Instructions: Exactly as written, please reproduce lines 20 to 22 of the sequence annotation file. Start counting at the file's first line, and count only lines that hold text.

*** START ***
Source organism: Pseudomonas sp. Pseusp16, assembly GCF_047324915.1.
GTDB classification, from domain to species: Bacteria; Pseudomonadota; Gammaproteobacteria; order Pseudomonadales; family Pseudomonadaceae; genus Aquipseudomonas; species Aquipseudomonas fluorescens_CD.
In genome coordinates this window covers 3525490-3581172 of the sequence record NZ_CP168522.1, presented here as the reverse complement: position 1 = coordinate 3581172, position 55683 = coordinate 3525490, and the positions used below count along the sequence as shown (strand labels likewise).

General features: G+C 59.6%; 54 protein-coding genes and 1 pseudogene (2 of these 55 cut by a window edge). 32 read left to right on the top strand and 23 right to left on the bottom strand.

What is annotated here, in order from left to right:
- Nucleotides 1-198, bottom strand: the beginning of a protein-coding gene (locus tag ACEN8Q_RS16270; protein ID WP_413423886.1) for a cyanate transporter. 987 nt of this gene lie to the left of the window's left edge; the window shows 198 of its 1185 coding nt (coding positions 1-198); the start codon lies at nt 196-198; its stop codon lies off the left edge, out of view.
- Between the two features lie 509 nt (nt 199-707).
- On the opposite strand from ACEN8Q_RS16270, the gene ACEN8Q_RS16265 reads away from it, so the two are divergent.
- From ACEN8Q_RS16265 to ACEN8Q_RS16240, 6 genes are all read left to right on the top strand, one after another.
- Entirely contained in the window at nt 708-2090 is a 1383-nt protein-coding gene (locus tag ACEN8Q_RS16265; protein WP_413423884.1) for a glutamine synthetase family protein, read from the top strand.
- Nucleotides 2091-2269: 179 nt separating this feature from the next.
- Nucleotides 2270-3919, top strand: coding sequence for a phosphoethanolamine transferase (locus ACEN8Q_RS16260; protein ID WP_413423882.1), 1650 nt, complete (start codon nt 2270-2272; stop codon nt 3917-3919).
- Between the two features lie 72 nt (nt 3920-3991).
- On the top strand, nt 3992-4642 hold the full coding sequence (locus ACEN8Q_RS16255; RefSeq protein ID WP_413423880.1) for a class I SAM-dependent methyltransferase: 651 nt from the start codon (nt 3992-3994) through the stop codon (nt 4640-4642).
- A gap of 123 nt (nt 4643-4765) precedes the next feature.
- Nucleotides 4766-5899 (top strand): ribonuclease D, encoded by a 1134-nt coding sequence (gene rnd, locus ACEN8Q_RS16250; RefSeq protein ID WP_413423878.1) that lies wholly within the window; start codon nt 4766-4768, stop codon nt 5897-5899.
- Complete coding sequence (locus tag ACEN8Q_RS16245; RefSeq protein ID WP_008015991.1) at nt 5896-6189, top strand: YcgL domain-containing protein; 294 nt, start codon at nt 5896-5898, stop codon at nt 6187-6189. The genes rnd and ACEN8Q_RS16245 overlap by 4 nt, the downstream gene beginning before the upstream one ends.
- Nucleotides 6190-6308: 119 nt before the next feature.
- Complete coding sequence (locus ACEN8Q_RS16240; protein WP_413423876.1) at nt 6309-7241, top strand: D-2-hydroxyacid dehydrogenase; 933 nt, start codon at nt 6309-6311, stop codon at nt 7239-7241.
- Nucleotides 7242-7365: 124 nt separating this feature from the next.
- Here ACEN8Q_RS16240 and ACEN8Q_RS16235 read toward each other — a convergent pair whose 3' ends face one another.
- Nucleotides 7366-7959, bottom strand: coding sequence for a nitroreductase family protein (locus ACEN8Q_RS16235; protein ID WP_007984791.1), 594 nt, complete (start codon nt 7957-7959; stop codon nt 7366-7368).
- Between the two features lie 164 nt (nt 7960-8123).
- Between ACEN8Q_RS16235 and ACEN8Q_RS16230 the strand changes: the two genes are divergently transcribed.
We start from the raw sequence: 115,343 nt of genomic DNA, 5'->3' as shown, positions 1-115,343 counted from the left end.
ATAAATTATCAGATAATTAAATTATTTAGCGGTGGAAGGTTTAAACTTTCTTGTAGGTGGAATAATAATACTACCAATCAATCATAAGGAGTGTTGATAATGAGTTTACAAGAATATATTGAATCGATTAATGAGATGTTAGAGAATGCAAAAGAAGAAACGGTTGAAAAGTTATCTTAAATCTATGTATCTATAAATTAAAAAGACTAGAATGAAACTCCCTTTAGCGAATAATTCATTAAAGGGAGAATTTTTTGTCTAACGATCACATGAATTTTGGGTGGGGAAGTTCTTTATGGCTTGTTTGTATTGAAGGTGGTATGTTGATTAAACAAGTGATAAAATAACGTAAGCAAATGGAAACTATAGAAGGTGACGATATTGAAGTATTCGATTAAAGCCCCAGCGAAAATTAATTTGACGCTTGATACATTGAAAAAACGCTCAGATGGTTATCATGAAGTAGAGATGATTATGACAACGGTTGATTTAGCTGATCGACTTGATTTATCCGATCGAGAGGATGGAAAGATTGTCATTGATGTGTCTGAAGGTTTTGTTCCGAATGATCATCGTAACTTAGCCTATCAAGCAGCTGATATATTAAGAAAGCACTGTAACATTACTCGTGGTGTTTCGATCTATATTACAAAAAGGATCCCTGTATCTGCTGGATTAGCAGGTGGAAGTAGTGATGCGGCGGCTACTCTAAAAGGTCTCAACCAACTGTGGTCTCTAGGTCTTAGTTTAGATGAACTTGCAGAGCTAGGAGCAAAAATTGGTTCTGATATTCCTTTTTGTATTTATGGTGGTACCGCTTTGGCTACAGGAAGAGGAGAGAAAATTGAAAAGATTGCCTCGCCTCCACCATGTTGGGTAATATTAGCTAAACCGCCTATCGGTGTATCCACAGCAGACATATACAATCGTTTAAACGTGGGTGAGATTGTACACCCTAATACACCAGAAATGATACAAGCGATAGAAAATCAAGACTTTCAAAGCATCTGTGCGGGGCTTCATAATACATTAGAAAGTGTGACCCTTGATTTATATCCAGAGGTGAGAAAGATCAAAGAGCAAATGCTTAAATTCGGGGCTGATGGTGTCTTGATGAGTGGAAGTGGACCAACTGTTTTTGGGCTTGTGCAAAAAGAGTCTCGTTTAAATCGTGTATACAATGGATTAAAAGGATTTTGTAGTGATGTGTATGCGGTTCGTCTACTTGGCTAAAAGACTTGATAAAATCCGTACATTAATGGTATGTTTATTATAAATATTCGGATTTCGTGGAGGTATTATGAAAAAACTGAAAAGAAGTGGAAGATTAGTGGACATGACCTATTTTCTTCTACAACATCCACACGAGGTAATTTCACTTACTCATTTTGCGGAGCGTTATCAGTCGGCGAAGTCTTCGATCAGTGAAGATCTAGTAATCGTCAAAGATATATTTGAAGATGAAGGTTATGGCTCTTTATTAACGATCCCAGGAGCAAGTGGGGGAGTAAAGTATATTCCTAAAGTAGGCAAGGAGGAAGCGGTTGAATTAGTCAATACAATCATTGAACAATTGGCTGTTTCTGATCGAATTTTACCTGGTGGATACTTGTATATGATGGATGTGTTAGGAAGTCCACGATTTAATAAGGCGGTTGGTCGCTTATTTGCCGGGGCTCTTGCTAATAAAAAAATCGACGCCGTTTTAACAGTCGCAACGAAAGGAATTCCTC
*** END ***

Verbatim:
- Nucleotides 7242-7365: 124 nt separating this feature from the next.
- Here ACEN8Q_RS16240 and ACEN8Q_RS16235 read toward each other — a convergent pair whose 3' ends face one another.
- Nucleotides 7366-7959, bottom strand: coding sequence for a nitroreductase family protein (locus ACEN8Q_RS16235; protein ID WP_007984791.1), 594 nt, complete (start codon nt 7957-7959; stop codon nt 7366-7368).